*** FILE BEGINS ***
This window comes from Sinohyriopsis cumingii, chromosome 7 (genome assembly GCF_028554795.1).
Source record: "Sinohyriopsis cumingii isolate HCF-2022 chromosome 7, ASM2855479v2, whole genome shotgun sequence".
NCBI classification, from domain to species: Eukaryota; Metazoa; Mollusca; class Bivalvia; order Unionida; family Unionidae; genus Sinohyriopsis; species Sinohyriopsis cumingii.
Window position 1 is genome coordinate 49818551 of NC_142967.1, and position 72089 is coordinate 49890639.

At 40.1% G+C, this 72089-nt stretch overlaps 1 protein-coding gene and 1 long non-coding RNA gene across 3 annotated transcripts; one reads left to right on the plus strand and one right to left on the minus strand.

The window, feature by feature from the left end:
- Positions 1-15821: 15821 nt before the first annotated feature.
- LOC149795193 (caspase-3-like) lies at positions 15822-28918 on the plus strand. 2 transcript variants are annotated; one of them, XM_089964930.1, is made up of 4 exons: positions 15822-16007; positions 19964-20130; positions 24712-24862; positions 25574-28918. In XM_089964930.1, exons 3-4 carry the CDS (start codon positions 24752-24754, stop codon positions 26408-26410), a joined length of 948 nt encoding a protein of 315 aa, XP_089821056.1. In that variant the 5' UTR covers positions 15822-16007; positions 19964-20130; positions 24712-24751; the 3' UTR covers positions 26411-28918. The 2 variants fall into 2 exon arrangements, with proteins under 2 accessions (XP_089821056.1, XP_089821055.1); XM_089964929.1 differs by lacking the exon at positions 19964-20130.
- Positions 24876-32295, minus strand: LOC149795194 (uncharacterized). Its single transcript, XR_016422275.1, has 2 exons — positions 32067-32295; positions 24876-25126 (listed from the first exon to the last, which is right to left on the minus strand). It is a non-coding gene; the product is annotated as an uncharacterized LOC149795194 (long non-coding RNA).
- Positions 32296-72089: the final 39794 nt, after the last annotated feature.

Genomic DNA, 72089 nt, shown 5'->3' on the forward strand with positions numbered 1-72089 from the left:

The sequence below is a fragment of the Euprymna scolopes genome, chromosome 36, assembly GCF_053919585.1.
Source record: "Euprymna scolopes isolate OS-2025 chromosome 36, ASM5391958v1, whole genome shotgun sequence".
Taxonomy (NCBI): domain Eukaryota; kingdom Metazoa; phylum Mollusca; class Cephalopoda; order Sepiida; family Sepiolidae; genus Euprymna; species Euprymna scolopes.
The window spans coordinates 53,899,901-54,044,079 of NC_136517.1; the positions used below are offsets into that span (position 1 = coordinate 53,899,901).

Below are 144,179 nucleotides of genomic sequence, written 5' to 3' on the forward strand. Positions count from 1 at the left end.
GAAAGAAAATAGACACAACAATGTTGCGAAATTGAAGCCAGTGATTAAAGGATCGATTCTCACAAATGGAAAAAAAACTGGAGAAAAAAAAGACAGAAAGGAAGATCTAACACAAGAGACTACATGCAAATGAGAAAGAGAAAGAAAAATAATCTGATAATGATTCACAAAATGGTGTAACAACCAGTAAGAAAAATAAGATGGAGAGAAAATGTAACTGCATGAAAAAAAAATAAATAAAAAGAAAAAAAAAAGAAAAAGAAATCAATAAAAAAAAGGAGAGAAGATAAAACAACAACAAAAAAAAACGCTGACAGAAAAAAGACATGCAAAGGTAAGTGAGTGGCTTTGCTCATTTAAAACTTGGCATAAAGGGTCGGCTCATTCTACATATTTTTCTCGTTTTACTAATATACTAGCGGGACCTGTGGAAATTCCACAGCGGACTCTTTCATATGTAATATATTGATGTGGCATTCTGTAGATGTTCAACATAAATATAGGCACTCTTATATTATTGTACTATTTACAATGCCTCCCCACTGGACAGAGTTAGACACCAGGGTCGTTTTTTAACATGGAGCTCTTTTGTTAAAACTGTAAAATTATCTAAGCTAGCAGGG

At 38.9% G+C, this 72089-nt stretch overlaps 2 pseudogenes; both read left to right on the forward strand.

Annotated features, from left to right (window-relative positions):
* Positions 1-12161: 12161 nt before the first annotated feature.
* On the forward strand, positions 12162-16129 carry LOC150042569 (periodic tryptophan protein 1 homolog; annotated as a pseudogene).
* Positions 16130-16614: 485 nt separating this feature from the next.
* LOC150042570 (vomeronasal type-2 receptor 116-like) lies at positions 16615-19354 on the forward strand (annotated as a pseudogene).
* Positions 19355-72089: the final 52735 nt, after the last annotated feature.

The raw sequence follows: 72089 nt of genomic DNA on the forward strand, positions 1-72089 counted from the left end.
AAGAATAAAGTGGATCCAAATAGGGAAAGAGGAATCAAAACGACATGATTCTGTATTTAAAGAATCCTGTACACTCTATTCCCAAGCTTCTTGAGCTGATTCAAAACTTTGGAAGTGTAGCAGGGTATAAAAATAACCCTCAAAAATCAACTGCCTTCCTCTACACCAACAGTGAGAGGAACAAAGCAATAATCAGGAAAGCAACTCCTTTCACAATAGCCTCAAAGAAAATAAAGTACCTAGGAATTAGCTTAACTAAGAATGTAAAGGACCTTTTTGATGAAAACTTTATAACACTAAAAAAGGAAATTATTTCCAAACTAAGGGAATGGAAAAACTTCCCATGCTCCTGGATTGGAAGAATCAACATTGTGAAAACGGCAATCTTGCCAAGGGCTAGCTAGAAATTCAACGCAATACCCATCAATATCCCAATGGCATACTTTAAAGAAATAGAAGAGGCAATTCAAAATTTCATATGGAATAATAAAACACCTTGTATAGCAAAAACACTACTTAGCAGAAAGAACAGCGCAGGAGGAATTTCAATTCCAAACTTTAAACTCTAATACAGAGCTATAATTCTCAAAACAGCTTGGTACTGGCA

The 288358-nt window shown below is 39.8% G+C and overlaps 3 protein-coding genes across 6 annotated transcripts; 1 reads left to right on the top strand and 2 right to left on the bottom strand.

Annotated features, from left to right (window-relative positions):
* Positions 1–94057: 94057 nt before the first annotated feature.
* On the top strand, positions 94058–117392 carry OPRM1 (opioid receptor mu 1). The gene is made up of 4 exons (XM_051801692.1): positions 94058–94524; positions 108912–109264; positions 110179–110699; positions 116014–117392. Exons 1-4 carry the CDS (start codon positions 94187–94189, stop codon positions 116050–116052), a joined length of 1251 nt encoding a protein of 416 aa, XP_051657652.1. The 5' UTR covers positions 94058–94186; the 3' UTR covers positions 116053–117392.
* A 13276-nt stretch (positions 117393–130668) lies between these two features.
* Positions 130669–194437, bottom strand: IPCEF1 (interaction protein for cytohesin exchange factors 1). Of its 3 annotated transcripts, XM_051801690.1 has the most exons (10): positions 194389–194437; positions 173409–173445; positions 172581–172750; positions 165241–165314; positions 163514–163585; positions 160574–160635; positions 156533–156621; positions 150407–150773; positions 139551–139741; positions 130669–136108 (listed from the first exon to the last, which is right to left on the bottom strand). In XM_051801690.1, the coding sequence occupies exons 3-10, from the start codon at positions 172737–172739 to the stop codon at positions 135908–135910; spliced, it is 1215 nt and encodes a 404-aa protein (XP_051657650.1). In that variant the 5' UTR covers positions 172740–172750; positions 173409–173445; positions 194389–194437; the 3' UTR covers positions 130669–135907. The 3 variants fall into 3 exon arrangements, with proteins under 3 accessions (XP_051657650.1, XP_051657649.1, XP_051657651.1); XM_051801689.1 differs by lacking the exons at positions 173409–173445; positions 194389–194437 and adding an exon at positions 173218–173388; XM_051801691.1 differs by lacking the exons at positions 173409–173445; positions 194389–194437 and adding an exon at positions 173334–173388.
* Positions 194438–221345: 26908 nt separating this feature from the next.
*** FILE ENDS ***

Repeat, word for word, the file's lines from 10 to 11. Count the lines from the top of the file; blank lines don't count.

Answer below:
- Positions 32296-72089: the final 39794 nt, after the last annotated feature.

Genomic DNA, 72089 nt, shown 5'->3' on the forward strand with positions numbered 1-72089 from the left: